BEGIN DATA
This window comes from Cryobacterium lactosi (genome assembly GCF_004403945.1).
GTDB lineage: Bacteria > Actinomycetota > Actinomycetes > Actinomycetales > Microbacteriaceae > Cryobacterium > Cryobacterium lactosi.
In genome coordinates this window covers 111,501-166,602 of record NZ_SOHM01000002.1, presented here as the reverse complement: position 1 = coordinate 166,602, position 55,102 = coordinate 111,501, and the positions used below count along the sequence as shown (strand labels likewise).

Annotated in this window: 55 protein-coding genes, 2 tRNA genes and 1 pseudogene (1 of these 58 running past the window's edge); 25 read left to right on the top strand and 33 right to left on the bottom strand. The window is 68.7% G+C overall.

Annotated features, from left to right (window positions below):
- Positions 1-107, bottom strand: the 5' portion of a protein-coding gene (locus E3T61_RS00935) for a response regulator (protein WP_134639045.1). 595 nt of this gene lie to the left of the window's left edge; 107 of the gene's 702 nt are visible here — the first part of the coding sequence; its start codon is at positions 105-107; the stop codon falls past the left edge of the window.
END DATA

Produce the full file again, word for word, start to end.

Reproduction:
This window comes from Cryobacterium lactosi (genome assembly GCF_004403945.1).
GTDB lineage: Bacteria > Actinomycetota > Actinomycetes > Actinomycetales > Microbacteriaceae > Cryobacterium > Cryobacterium lactosi.
In genome coordinates this window covers 111,501-166,602 of record NZ_SOHM01000002.1, presented here as the reverse complement: position 1 = coordinate 166,602, position 55,102 = coordinate 111,501, and the positions used below count along the sequence as shown (strand labels likewise).

Annotated in this window: 55 protein-coding genes, 2 tRNA genes and 1 pseudogene (1 of these 58 running past the window's edge); 25 read left to right on the top strand and 33 right to left on the bottom strand. The window is 68.7% G+C overall.

Annotated features, from left to right (window positions below):
- Positions 1-107, bottom strand: the 5' portion of a protein-coding gene (locus E3T61_RS00935) for a response regulator (protein WP_134639045.1). 595 nt of this gene lie to the left of the window's left edge; 107 of the gene's 702 nt are visible here — the first part of the coding sequence; its start codon is at positions 105-107; the stop codon falls past the left edge of the window.